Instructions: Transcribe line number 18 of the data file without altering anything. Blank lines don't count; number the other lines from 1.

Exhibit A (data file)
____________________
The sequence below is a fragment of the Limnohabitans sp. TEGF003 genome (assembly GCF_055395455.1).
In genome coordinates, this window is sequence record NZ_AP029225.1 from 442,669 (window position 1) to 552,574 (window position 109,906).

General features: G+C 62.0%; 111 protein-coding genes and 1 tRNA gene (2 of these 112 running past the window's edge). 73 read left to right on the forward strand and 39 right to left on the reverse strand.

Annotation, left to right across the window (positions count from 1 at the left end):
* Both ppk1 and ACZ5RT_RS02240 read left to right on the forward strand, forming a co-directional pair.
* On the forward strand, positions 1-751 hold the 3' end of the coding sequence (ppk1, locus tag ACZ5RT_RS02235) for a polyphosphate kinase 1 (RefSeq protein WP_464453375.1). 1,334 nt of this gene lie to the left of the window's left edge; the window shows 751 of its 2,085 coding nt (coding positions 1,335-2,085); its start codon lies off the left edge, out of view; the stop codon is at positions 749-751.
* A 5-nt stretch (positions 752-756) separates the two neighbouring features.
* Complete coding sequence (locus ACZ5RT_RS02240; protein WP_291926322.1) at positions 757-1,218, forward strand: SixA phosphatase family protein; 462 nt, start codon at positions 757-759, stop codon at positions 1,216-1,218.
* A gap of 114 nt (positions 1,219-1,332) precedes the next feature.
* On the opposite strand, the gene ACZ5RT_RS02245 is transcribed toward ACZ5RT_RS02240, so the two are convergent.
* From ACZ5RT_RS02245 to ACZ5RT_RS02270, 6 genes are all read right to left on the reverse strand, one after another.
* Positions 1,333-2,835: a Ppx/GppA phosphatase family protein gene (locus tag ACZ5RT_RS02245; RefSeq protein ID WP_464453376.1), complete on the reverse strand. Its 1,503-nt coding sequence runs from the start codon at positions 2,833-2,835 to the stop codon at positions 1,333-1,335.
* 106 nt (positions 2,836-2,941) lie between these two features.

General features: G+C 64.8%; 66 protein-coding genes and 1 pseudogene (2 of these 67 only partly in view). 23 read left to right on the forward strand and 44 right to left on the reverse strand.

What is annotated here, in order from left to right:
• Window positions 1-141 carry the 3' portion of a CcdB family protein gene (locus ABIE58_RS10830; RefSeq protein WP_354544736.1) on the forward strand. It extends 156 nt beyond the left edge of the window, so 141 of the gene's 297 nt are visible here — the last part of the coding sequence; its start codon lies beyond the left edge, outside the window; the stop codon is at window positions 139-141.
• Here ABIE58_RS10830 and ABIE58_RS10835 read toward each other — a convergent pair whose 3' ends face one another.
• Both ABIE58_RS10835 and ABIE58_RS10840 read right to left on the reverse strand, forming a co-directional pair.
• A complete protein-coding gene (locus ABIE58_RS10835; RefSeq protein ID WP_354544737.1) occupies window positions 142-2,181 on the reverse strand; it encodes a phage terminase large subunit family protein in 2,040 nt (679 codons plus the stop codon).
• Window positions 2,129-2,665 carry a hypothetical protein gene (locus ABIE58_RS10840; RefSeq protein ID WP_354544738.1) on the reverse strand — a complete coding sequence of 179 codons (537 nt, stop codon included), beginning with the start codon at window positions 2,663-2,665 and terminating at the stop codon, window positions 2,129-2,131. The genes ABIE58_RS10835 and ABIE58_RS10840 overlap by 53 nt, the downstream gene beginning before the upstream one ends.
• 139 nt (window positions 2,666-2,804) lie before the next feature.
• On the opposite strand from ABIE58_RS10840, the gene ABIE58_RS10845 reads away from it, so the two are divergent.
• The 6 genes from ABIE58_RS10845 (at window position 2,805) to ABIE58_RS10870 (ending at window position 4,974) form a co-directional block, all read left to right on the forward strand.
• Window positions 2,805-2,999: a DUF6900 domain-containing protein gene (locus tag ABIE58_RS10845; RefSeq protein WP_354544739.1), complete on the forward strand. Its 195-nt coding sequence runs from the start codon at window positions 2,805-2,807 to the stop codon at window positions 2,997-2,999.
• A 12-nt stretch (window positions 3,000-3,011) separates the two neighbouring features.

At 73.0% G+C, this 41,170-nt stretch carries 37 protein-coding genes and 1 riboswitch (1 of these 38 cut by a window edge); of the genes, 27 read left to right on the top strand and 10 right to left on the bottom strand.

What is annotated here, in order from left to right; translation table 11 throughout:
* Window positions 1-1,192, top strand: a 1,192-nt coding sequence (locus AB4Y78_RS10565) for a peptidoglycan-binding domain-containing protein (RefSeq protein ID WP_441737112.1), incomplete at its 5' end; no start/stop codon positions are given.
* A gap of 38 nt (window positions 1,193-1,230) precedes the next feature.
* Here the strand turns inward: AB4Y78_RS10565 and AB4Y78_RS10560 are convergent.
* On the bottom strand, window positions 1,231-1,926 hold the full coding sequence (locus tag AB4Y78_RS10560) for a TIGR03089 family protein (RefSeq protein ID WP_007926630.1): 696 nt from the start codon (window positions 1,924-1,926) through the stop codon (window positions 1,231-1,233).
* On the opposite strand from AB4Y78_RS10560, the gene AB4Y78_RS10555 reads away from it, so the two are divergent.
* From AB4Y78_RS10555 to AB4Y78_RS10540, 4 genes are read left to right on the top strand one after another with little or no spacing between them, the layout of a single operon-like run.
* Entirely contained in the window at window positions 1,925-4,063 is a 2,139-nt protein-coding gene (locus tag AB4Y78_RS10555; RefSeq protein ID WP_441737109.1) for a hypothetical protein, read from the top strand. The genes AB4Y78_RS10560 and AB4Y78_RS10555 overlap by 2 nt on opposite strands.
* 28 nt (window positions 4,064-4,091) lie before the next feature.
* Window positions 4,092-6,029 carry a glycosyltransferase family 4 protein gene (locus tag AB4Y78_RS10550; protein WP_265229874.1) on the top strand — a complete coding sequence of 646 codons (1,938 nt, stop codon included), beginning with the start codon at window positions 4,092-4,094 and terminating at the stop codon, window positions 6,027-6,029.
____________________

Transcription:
• Both ABIE58_RS10835 and ABIE58_RS10840 read right to left on the reverse strand, forming a co-directional pair.